First, I feel like I need to define a hellstrip. Here’s how it’s defined by Urban Dictionary:
“Strip of dirt between the sidewalk and the street, notoriously hard to grow plants of any kind in due to several factors: lack of water, heat reflected from paved surfaces, foot traffic, trash, dog crap, and salt from winter snowmelt. Also called a tree lawn, inferno strip, devil strip and verge…The term is most often attributed to garden writer Lauren Springer, who popularized the practice of planting tough, drought-tolerant plants (including cactus) on hell strips.”
In my world, I deal with all of the factors they mention minus salt from winter snowmelt. We don’t get lots of snow here in Portland, and when we do, I think there are a total of 1.5 snow plows for the whole city. Our biggest considerations are foot traffic from cars that park in front of our house for the nearby commercial strip, dog pee, poor soil, lack of water (because I rarely give it any in the summer unless things are really bad), and full, baking sun in warmer months.
Once, while I was gardening in the front, I saw a women get out of her car and step directly into the middle of a lavender plant, firmly squashing it. She then looked up at me to say a friendly, “hello!” without even realizing what she had done, then she said, “you have a beautiful garden!” And while I appreciate her comments, I could only manage to stutter out some unintelligible sounds in response because I was so stunned about what she had just done to my poor lavender plant.
This is all to say that you should absolutely make an effort to make your hellstrip beautiful. To improve your neighborhood, to benefit wildlife, to give you something lovely to come home to, and to benefit your house’s curb appeal. But don’t get so attached to it that you’ll be devastated when someone steps in the middle of your lavender plant, or when all the neighborhood dogs pee on your sedge, or when it doesn’t rain for months on end. Because all of that, and more, are likely to happen. It’s not called a “hellstrip” for nothing.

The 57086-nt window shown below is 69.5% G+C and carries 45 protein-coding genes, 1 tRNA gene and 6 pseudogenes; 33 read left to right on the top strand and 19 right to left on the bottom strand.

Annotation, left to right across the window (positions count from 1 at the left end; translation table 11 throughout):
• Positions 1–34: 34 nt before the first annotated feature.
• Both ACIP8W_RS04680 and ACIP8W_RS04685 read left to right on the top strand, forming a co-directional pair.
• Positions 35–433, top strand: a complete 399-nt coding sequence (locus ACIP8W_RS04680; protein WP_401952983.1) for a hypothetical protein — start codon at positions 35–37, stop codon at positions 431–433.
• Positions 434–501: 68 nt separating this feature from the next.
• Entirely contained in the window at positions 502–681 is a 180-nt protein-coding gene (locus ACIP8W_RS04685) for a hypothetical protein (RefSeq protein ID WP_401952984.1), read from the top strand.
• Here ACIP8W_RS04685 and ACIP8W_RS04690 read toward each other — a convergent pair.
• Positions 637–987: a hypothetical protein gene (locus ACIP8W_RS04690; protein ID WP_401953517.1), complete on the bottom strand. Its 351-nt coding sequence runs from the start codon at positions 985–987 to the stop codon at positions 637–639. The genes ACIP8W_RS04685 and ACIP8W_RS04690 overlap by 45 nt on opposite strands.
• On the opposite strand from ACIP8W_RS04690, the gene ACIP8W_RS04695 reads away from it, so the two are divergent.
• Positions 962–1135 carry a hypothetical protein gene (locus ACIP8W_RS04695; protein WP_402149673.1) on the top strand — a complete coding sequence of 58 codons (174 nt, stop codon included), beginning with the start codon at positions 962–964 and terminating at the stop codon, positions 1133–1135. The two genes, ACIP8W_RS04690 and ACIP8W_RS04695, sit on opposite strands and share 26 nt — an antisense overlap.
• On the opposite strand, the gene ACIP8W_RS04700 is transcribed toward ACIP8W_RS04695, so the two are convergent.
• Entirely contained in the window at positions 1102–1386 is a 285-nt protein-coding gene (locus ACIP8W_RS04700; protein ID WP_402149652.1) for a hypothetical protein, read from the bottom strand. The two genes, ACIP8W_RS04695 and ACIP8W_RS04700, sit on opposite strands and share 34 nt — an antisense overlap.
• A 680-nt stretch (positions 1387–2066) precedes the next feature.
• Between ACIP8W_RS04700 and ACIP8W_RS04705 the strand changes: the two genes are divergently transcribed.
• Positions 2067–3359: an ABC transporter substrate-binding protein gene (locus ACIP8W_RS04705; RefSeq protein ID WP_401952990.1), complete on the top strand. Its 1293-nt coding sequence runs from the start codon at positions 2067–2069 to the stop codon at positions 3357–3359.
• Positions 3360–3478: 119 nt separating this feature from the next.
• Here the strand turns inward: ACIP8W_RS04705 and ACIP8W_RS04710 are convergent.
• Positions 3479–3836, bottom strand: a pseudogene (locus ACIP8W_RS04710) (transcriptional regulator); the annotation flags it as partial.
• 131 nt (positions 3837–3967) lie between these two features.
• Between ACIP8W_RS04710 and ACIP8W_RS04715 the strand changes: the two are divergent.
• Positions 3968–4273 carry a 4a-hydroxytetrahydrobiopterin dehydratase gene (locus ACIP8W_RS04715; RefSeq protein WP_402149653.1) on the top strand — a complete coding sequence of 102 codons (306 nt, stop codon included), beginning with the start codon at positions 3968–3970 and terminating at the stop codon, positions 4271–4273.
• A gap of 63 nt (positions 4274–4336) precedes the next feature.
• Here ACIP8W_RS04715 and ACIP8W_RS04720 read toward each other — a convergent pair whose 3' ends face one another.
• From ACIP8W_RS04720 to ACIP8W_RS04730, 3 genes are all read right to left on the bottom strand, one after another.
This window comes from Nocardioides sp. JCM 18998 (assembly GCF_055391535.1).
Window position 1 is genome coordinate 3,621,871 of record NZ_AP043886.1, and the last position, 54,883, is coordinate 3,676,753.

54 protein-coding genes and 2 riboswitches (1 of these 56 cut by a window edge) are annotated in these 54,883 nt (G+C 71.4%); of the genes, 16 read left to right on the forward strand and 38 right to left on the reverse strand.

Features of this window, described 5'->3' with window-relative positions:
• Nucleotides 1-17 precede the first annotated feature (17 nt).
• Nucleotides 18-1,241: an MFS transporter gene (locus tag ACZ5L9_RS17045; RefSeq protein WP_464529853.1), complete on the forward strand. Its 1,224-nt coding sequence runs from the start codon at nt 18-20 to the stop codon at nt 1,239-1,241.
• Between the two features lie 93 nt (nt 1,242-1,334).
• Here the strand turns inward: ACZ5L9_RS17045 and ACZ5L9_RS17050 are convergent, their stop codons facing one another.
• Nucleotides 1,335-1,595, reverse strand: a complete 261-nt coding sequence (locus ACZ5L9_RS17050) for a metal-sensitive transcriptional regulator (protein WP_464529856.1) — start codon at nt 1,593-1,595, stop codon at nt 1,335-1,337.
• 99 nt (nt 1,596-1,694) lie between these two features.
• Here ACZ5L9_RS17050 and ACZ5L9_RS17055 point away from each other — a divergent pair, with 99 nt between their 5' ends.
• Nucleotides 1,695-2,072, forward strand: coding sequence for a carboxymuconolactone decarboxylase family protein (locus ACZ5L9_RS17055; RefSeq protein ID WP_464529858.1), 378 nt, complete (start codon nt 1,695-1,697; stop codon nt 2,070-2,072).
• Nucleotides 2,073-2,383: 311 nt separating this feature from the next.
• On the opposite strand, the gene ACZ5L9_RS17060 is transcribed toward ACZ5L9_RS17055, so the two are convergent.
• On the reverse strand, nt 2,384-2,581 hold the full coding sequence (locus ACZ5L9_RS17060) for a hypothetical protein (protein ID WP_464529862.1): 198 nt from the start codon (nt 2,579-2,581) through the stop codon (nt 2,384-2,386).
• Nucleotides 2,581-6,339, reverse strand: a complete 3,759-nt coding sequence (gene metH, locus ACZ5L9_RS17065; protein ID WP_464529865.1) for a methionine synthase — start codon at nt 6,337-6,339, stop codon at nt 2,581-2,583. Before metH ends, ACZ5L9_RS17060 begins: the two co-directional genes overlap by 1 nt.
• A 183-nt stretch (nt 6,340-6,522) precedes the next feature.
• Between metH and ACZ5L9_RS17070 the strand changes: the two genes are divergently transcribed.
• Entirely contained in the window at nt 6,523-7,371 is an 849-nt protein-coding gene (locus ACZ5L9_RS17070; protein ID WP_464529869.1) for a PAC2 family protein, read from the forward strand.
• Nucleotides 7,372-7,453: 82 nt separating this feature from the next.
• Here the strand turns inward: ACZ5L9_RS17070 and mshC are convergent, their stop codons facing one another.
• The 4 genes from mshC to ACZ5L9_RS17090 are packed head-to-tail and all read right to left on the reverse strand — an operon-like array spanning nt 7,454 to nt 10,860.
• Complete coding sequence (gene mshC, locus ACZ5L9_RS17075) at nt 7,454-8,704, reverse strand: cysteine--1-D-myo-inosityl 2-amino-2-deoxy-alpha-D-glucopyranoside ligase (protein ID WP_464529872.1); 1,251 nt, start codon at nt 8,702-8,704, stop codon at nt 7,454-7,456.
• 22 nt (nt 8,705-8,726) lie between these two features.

But that’s no reason to ignore it or accept it as any less important than the rest of your front garden. Instead, plant it with things that thrive on neglect and tough conditions. Things that knit together and do well almost no matter what. You can even plant things that might spread a little too aggressively for your liking in other areas, but are bounded by cement in your strip so can only go so far.
What are those plants? Here’s my list of favorites:
- Yarrow (achellia)*
- Fescue (festuca)*
- Lavender (lavandula)*
- Sage (salvia sylvestris & salvia gregii)
- Hens & Chicks (sempervivum)
- Sedum (tall and short)*
- Hyssop (agastache)
- Rosemary (rosmarinus officinalis)*
- Marjoram (origanum vulgare)*
- Thyme (thymus pseudolanuginosus or thymus praecox)*
- Lamb’s Ears (stachys byzantina)*
- Spurge (euphorbia martinii)*
- Catmint (nepeta)
- Sedge (carex buchananii)*
- Feather Grass (stipa tenuissima)*
- Pinks (dianthus)*
- Manzanita – shrub (arctostaphylos)
- Bottlebrush – shrub (callistemon)*
- Bulbs (crocus & daffodils)*
- Poppies – seeds (eschscholzia californica)*
- Love in a Mist – seeds (nigella sativa)*
We have a super narrow strip (about 2′ wide) with about 35′ length of planting space, and all the items with a “*” above are planted in it. So just think what you could do with even more space! I often do when walking by other people’s hell strips where they have lots more space. Sorry, my little green-eyed monster is showing there a bit.
And if you’re looking to add some height and shade, consider some street-friendly trees. We have two maples that were here when we moved in, and we decided to keep — they’re still relatively young, but one day will be pretty big — and we look forward to how they’ll make our home feel more established on the street.
Another thing to consider adding: stones. You’ll want places to allow people to walk on through without stepping on your plants (hopefully) and in larger strips they can help break things up in a nice way. You can use cobbles or flagstone or small boulders…whatever you like best. Also, in the winter when there are fewer things happening, they help keep things interesting.
So plant your hellstrip! Think of it as an extension of your front garden! Get out there and make the neighbors jealous! Ha!